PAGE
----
Smoke ‘em if you got ‘em … our roads and bridges can use some help

Smoke ‘em if you got ‘em … our roads and bridges can use some help

by
Wayne Hoffman
April 14, 2014
Wayne Hoffman
Author Image
April 14, 2014

Supporters of increased fuel taxes and car registration fees have argued for years that higher taxes and fees on drivers and vehicles are the only way to fund transportation infrastructure. Using general tax revenue to fund transportation was not appropriate, they said, even taboo. User fees only, they demanded.

Well, the Legislature did something interesting last legislative session that is something of a precedent. Lawmakers voted overwhelming to start using non-road money to pay for transportation. And the bill passed by wide margins, winning even the support of diehard user fee advocates. Gov. Butch Otter, also a user fee advocate, signed House Bill 547.

The bill moves cigarette tax revenue, now being used to pay off the Statehouse renovations, redirecting the money to a number of water projects, the repayment of federal highway debt funding and for highway maintenance.

Senate Transportation Committee Chairman Bert Brackett, R-Rogerson, downplays the move. "I suppose you could say that the cigarette tax moves us somewhat in the direction of general funds for transportation, but I think that distinction has limits," he said.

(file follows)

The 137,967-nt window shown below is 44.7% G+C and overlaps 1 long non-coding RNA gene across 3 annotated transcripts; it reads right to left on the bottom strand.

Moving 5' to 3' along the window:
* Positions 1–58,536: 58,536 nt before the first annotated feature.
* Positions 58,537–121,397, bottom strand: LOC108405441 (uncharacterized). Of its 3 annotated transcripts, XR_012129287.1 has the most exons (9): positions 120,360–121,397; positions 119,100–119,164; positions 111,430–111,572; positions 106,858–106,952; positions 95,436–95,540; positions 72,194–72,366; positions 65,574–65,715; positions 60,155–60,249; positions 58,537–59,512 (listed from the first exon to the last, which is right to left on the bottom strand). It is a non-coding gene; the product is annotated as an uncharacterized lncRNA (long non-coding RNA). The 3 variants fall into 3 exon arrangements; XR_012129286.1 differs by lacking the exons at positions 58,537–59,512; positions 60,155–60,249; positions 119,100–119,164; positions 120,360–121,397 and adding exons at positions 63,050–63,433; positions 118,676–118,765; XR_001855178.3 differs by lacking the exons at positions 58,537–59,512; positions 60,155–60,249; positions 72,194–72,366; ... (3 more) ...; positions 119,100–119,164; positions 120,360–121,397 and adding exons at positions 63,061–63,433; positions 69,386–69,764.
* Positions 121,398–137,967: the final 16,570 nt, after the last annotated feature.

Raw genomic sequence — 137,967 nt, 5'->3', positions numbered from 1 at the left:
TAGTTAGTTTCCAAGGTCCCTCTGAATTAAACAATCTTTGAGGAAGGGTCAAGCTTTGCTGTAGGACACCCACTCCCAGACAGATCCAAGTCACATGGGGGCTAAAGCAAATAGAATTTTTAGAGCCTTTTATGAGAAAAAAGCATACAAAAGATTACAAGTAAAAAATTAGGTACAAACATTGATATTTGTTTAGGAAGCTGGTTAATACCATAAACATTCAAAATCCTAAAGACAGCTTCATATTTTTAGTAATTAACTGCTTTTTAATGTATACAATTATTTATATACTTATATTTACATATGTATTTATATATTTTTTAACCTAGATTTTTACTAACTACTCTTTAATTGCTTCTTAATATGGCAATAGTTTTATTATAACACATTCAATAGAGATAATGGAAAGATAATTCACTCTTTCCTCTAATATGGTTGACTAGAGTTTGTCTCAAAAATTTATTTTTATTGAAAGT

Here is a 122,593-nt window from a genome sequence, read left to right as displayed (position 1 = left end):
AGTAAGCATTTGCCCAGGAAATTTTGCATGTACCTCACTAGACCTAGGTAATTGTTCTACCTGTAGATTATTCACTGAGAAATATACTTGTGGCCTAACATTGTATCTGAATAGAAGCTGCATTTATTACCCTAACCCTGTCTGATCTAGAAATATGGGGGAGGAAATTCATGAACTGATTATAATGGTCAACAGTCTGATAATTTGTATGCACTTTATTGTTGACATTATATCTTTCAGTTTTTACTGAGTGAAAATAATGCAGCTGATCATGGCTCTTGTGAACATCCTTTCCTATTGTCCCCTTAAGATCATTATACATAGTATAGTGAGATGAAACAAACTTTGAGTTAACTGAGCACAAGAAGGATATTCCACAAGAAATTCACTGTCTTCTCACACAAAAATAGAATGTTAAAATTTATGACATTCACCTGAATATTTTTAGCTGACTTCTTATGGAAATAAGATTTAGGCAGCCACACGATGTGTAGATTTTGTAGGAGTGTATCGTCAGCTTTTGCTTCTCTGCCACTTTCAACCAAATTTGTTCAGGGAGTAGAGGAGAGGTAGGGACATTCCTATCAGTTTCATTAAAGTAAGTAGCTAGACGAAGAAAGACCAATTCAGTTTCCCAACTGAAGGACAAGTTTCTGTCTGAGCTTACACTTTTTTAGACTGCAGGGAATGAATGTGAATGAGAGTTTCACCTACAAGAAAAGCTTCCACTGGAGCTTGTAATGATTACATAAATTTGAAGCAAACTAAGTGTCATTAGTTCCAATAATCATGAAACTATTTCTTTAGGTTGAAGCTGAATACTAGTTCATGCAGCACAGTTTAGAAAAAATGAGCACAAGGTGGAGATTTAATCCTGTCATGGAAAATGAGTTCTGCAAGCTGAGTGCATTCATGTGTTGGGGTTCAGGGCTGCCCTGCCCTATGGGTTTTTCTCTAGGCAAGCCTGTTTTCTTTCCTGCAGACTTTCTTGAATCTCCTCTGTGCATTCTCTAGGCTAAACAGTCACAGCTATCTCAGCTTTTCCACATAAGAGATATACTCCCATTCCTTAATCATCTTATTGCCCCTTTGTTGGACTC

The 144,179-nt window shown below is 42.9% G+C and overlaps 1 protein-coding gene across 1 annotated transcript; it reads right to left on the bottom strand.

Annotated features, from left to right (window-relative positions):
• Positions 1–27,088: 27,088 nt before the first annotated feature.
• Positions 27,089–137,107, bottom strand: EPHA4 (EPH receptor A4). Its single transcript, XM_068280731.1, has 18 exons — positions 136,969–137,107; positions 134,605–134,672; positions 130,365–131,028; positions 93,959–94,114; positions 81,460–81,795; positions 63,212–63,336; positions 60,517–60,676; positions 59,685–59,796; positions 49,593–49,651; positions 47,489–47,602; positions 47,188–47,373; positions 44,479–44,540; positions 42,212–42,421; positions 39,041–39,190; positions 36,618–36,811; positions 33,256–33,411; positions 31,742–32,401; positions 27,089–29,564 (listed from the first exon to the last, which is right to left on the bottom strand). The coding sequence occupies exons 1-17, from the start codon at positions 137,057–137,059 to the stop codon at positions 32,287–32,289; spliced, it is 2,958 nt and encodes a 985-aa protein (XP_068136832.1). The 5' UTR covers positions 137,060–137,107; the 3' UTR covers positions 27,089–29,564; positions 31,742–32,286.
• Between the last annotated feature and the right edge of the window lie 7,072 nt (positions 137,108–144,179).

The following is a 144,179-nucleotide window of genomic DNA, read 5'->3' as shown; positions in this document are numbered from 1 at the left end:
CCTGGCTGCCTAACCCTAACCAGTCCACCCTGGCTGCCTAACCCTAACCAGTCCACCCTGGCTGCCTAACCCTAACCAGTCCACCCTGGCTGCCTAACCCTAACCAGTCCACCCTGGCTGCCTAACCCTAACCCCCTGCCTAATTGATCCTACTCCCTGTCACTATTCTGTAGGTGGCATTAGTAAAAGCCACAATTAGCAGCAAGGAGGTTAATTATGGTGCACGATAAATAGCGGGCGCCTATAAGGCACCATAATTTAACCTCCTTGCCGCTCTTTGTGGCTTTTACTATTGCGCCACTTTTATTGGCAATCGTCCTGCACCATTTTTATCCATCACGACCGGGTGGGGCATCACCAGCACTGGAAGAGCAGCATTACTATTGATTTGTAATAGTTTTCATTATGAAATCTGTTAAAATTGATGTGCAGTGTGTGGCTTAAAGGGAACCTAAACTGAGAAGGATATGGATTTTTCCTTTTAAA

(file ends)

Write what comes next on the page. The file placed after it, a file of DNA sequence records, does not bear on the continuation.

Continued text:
What's the limit, you wonder? Says Brackett, “The cigarette tax is obviously not a transportation user tax, but technically it is a dedicated fund, not a general fund.”

I like Brackett so, sorry Bert, but this is the word game that politicians and bureaucrats play with people. The money does not come from the state general fund—the account that receives funding from sales and income taxes and pays for most state services.

Instead it comes from cigarette taxes from a separate account, so, therefore, it is not the same thing as coming from general tax receipts. Get it? Neither do I. The short answer is, it's a distinction without a difference. And it is a distinction made by politicians so that 1) they can claim that no general tax dollars are going to transportation and 2) it hides the fact they've increased general government spending by millions of dollars more than they're comfortable saying.

Had House Bill 547 not passed, the money would have defaulted to general government purposes (or tax relief, but that's another topic for another day).

While I don't think cigarette taxes for roads (or water, really) are a great fit, it helps break, finally, the idea that only one type of money can be used for roads. The idea of user fees for highways is a myth. Everyone is a user of roads, not just car and truck drivers.

Even if you don't own a car, you still use the roads. If you walk to the grocery store to buy a loaf of bread, you're a user of roads. How did that loaf of bread get to the store, anyway? Quite possibly in a big ol' truck, I'm guessing.

Eventually, state lawmakers are going to have to do something to help solve the state's transportation infrastructure problems. Until 2014, the frontrunner for "doing something" was a tax increase. Now, the seawall has been breached. Taxes need not be raised. General tax revenues can be used to help fund roads and bridges. That's a good thing.

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